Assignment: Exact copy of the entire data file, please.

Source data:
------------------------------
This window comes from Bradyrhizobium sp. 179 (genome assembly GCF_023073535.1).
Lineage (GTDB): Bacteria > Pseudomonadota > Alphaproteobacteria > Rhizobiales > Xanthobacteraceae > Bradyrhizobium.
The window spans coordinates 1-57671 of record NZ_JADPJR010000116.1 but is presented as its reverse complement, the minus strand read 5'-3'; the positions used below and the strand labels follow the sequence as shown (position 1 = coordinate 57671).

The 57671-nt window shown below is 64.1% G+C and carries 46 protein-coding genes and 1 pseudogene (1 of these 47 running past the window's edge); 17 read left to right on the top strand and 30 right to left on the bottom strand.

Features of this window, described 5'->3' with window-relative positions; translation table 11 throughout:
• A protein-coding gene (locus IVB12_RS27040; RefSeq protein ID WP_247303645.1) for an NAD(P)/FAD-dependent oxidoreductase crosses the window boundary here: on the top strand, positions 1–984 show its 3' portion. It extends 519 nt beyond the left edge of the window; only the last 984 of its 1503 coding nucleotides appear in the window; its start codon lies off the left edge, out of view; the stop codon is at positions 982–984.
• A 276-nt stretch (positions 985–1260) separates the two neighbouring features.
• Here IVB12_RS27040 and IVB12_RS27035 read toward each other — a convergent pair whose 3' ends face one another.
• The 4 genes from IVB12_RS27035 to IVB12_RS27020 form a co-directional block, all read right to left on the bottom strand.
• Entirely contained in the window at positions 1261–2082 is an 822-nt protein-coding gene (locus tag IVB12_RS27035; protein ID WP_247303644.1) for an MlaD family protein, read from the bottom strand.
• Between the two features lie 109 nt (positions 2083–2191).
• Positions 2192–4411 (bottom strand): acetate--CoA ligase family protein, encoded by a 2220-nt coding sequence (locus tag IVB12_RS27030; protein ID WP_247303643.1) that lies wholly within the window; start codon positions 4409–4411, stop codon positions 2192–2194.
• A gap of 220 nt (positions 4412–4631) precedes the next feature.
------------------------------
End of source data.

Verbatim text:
This window comes from Bradyrhizobium sp. 179 (genome assembly GCF_023073535.1).
Lineage (GTDB): Bacteria > Pseudomonadota > Alphaproteobacteria > Rhizobiales > Xanthobacteraceae > Bradyrhizobium.
The window spans coordinates 1-57671 of record NZ_JADPJR010000116.1 but is presented as its reverse complement, the minus strand read 5'-3'; the positions used below and the strand labels follow the sequence as shown (position 1 = coordinate 57671).

The 57671-nt window shown below is 64.1% G+C and carries 46 protein-coding genes and 1 pseudogene (1 of these 47 running past the window's edge); 17 read left to right on the top strand and 30 right to left on the bottom strand.

Features of this window, described 5'->3' with window-relative positions; translation table 11 throughout:
• A protein-coding gene (locus IVB12_RS27040; RefSeq protein ID WP_247303645.1) for an NAD(P)/FAD-dependent oxidoreductase crosses the window boundary here: on the top strand, positions 1–984 show its 3' portion. It extends 519 nt beyond the left edge of the window; only the last 984 of its 1503 coding nucleotides appear in the window; its start codon lies off the left edge, out of view; the stop codon is at positions 982–984.
• A 276-nt stretch (positions 985–1260) separates the two neighbouring features.
• Here IVB12_RS27040 and IVB12_RS27035 read toward each other — a convergent pair whose 3' ends face one another.
• The 4 genes from IVB12_RS27035 to IVB12_RS27020 form a co-directional block, all read right to left on the bottom strand.
• Entirely contained in the window at positions 1261–2082 is an 822-nt protein-coding gene (locus tag IVB12_RS27035; protein ID WP_247303644.1) for an MlaD family protein, read from the bottom strand.
• Between the two features lie 109 nt (positions 2083–2191).
• Positions 2192–4411 (bottom strand): acetate--CoA ligase family protein, encoded by a 2220-nt coding sequence (locus tag IVB12_RS27030; protein ID WP_247303643.1) that lies wholly within the window; start codon positions 4409–4411, stop codon positions 2192–2194.
• A gap of 220 nt (positions 4412–4631) precedes the next feature.